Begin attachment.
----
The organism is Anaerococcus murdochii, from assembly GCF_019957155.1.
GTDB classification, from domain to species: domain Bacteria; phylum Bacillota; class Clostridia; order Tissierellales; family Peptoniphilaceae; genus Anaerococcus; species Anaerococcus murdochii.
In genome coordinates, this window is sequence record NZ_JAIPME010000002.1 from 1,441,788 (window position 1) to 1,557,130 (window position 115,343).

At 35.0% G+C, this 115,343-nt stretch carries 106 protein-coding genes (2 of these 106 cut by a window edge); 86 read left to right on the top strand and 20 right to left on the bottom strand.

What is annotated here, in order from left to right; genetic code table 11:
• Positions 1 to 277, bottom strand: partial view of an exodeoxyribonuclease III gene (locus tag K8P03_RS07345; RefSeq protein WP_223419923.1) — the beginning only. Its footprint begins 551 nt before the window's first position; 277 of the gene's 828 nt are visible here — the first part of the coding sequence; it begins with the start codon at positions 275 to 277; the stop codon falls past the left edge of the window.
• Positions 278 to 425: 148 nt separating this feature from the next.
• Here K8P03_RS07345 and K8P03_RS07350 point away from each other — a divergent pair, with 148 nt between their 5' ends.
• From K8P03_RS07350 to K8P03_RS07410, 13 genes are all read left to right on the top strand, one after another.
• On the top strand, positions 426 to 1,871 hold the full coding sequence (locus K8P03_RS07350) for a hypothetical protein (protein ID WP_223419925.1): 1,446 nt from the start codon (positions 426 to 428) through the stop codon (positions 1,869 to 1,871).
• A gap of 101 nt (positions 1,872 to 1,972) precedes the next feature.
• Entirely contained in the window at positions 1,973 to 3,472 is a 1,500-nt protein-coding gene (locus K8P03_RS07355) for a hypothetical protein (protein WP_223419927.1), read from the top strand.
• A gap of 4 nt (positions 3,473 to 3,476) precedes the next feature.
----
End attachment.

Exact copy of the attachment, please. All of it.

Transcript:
The organism is Anaerococcus murdochii, from assembly GCF_019957155.1.
GTDB classification, from domain to species: domain Bacteria; phylum Bacillota; class Clostridia; order Tissierellales; family Peptoniphilaceae; genus Anaerococcus; species Anaerococcus murdochii.
In genome coordinates, this window is sequence record NZ_JAIPME010000002.1 from 1,441,788 (window position 1) to 1,557,130 (window position 115,343).

At 35.0% G+C, this 115,343-nt stretch carries 106 protein-coding genes (2 of these 106 cut by a window edge); 86 read left to right on the top strand and 20 right to left on the bottom strand.

What is annotated here, in order from left to right; genetic code table 11:
• Positions 1 to 277, bottom strand: partial view of an exodeoxyribonuclease III gene (locus tag K8P03_RS07345; RefSeq protein WP_223419923.1) — the beginning only. Its footprint begins 551 nt before the window's first position; 277 of the gene's 828 nt are visible here — the first part of the coding sequence; it begins with the start codon at positions 275 to 277; the stop codon falls past the left edge of the window.
• Positions 278 to 425: 148 nt separating this feature from the next.
• Here K8P03_RS07345 and K8P03_RS07350 point away from each other — a divergent pair, with 148 nt between their 5' ends.
• From K8P03_RS07350 to K8P03_RS07410, 13 genes are all read left to right on the top strand, one after another.
• On the top strand, positions 426 to 1,871 hold the full coding sequence (locus K8P03_RS07350) for a hypothetical protein (protein ID WP_223419925.1): 1,446 nt from the start codon (positions 426 to 428) through the stop codon (positions 1,869 to 1,871).
• A gap of 101 nt (positions 1,872 to 1,972) precedes the next feature.
• Entirely contained in the window at positions 1,973 to 3,472 is a 1,500-nt protein-coding gene (locus K8P03_RS07355) for a hypothetical protein (protein WP_223419927.1), read from the top strand.
• A gap of 4 nt (positions 3,473 to 3,476) precedes the next feature.